Dow’s Absurd Rally Continues After Key Boeing Resignation Offsets Dismal Economic Data

  • U.S. equities rally to new all-time highs on Monday, with the Dow adding as much as 126 points.
  • Boeing, the Dow’s largest component, rallied as much as 3.8%.
  • Lackluster reports from the Commerce Department cast a shadow over the U.S. economy.

The Dow and broader U.S. stock market rallied to new all-time highs Monday, as dismal economic data were no match for investors’ exuberance in a holiday-shortened week.

Dow Rallies; S&P 500, Nasdaq Follow

All of Wall Street’s major indexes topped their previous highs at the start of the week, reflecting an upbeat session for Dow Jones futures. The blue-chip Dow 30 index rallied by as much as 126 points before paring gains later in the session. It was last up 109.00 points, or 0.4%, at 28,564.09.

The Dow Jones Industrial Average rallies to another record high on Monday. | Chart: Yahoo Finance

The broad S&P 500 Index of large-cap stocks gained 0.1% to 3,225.28. Five of 11 primary sectors reported gains, with industrials and energy stocks rising by an average 0.7%. Technology stocks also outperformed their benchmark, rising 0.4%.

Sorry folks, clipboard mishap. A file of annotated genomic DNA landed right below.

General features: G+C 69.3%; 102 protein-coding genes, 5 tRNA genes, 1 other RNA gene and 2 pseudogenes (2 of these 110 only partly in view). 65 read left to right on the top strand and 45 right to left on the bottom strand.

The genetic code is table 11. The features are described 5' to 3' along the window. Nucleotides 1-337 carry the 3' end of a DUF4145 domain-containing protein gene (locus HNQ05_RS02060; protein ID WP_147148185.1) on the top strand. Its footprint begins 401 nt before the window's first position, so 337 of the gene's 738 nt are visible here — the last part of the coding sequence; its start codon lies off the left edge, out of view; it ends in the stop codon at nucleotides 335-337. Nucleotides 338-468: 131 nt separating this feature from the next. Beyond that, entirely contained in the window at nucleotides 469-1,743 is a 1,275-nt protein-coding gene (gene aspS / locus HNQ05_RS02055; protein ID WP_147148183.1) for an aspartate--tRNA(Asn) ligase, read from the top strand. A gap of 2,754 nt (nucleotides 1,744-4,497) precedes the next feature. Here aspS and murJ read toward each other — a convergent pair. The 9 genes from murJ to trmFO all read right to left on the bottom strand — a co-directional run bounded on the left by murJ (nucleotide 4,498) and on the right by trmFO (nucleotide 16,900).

Gains were partially offset by sharp declines in utilities shares. The sector bled 1% on Monday.

Meanwhile, the technology-focused Nasdaq Composite Index advanced 0.3% to 8,950..26.

Boeing Does the Heavy Lifting

The Dow got its liftoff on Monday thanks to a sudden surge in Boeing (NYSE:BA) shares. The aerospace and defense contractor jumped more than 3% amid news that CEO Dennis Muilenburg will be stepping down immediately.

Boeing, the Dow’s largest component, rose as much as 3.8% on Monday. | Chart: Yahoo Finance

Muilenburg’s resignation came less than two weeks after the Federal Aviation Administration (FAA) conceded that its officials knew about the MAX 737 design flaws but did nothing to prevent the aircraft from flying.

Boeing has been in the crosshairs of global aviation authorities after two of its MAX 737 aircraft plunged from the sky over a five-month period, killing 346 people.

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